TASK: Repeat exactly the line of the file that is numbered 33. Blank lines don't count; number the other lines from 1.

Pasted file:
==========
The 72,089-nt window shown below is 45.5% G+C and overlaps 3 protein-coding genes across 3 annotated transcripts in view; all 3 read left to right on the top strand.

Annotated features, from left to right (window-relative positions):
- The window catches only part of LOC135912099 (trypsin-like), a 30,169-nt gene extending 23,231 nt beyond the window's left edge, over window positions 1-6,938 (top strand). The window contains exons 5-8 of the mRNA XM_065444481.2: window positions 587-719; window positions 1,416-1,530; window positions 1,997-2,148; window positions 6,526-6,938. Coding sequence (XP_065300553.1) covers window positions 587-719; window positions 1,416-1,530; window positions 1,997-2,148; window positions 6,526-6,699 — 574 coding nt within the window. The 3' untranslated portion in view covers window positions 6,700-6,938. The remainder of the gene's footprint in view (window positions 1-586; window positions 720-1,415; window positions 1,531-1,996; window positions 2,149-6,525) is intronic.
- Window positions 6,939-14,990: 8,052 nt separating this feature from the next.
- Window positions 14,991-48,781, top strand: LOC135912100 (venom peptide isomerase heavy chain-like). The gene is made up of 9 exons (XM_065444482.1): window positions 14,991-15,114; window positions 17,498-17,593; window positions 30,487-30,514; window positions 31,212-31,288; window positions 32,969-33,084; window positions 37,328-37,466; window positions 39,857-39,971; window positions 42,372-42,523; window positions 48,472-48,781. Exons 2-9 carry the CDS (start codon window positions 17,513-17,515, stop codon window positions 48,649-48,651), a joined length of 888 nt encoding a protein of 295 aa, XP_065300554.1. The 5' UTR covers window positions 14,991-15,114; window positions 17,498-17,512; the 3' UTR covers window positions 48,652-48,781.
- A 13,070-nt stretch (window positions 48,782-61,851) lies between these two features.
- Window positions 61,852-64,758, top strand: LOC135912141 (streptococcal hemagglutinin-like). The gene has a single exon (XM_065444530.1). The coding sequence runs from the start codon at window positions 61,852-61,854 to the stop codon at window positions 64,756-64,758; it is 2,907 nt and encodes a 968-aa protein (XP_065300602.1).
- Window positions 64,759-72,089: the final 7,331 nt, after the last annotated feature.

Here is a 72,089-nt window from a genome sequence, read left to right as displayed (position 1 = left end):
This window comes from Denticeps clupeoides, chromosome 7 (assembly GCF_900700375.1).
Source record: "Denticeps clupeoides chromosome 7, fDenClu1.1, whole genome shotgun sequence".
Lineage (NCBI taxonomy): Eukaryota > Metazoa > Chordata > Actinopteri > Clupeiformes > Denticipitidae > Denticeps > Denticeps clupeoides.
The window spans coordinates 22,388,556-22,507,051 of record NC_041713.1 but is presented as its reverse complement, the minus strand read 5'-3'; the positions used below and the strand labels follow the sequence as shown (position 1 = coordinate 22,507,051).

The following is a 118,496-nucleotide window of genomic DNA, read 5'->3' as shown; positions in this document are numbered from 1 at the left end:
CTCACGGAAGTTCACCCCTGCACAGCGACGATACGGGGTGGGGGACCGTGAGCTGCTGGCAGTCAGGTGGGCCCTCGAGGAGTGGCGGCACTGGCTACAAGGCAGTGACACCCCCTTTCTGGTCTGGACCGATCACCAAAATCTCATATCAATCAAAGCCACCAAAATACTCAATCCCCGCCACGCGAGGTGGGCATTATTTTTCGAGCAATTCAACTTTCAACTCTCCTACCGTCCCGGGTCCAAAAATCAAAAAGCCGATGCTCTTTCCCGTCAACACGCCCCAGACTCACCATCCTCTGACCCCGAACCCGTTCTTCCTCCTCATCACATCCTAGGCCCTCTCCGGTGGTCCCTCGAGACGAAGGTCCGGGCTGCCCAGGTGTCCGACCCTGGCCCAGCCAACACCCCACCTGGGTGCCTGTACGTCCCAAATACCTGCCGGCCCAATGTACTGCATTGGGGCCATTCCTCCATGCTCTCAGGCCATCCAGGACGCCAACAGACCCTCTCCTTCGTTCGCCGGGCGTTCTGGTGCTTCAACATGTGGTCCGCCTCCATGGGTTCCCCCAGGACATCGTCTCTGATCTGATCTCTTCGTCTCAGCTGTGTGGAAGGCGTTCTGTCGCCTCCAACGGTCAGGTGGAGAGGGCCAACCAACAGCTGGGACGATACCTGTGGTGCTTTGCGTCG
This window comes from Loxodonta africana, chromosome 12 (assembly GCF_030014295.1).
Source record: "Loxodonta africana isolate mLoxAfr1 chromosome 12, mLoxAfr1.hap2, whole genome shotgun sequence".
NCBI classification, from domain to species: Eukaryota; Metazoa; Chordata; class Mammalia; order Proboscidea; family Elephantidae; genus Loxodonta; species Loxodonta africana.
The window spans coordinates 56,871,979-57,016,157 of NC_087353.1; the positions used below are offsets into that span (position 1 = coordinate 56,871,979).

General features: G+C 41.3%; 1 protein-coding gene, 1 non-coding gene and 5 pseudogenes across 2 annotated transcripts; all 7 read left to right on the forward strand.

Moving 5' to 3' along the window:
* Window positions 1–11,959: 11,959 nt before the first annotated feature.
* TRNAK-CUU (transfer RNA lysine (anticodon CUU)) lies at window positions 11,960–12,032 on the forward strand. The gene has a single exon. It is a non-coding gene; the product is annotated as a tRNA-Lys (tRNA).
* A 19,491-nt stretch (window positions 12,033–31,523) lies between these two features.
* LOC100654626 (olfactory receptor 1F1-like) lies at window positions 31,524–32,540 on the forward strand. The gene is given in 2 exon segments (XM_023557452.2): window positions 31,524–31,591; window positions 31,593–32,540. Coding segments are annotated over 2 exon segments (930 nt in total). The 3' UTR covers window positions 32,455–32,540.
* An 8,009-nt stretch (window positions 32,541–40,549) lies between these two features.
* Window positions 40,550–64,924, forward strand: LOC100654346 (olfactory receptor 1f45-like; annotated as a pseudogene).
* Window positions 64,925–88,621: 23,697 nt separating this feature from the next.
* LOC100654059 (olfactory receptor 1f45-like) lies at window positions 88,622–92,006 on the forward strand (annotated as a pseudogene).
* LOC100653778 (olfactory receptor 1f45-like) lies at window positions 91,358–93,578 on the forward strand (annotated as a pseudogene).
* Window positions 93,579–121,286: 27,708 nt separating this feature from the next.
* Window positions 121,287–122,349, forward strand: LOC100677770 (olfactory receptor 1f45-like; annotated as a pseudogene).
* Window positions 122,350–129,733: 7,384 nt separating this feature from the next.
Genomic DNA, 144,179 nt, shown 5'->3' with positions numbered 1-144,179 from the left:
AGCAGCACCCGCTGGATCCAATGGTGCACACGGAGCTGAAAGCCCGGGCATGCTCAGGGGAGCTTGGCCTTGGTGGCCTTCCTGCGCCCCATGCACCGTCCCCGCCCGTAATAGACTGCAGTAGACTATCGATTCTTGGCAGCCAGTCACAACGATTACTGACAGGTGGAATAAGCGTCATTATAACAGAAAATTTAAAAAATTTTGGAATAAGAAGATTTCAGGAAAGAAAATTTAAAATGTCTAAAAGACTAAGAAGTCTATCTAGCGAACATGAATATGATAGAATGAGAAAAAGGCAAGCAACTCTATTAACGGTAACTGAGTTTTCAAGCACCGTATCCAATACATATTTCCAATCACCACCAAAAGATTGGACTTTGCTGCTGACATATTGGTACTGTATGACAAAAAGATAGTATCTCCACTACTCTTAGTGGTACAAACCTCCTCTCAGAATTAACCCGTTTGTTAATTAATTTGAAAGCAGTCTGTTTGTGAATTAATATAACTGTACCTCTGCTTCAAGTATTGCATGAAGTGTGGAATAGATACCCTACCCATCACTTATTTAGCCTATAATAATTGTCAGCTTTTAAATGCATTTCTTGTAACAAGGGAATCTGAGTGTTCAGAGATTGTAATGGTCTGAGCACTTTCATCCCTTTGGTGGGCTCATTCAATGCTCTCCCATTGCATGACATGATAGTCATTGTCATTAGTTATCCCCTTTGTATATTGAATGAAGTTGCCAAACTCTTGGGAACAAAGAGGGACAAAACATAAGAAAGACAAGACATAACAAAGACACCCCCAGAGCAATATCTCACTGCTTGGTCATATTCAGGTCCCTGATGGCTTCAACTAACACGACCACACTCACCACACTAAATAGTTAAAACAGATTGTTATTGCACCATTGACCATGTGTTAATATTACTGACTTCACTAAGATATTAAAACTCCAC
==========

* Window positions 122,350–129,733: 7,384 nt separating this feature from the next.